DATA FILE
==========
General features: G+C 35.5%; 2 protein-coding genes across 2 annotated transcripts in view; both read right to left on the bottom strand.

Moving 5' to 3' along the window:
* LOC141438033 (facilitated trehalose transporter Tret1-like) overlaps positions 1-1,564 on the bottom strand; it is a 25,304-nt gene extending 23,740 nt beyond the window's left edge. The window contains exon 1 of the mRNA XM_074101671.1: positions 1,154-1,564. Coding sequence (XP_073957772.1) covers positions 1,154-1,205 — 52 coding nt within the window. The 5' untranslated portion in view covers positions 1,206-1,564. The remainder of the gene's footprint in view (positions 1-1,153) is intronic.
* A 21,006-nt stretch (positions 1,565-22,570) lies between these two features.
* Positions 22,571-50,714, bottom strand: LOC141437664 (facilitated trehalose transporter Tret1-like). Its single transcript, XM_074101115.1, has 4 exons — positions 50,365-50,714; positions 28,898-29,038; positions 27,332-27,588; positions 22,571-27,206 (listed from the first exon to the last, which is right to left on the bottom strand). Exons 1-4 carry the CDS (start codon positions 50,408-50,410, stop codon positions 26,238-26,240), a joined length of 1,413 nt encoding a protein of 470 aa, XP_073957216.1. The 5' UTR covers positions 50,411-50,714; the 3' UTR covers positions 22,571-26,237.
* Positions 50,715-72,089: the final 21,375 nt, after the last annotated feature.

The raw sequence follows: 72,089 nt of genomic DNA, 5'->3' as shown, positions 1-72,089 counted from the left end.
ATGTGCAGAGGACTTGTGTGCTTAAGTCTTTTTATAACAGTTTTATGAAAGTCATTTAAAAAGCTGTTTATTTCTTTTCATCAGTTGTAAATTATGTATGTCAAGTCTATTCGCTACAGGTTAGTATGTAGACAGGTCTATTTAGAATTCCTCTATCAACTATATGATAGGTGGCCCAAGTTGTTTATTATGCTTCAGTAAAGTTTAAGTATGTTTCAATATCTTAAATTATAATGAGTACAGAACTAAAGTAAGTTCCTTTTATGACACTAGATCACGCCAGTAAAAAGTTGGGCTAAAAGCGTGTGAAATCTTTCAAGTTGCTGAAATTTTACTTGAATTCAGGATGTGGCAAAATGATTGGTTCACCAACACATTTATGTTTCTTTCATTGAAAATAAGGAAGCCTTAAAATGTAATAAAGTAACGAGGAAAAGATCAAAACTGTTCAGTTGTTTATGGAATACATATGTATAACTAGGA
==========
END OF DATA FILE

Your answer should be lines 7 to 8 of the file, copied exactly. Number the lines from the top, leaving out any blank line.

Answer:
The raw sequence follows: 72,089 nt of genomic DNA, 5'->3' as shown, positions 1-72,089 counted from the left end.
ATGTGCAGAGGACTTGTGTGCTTAAGTCTTTTTATAACAGTTTTATGAAAGTCATTTAAAAAGCTGTTTATTTCTTTTCATCAGTTGTAAATTATGTATGTCAAGTCTATTCGCTACAGGTTAGTATGTAGACAGGTCTATTTAGAATTCCTCTATCAACTATATGATAGGTGGCCCAAGTTGTTTATTATGCTTCAGTAAAGTTTAAGTATGTTTCAATATCTTAAATTATAATGAGTACAGAACTAAAGTAAGTTCCTTTTATGACACTAGATCACGCCAGTAAAAAGTTGGGCTAAAAGCGTGTGAAATCTTTCAAGTTGCTGAAATTTTACTTGAATTCAGGATGTGGCAAAATGATTGGTTCACCAACACATTTATGTTTCTTTCATTGAAAATAAGGAAGCCTTAAAATGTAATAAAGTAACGAGGAAAAGATCAAAACTGTTCAGTTGTTTATGGAATACATATGTATAACTAGGA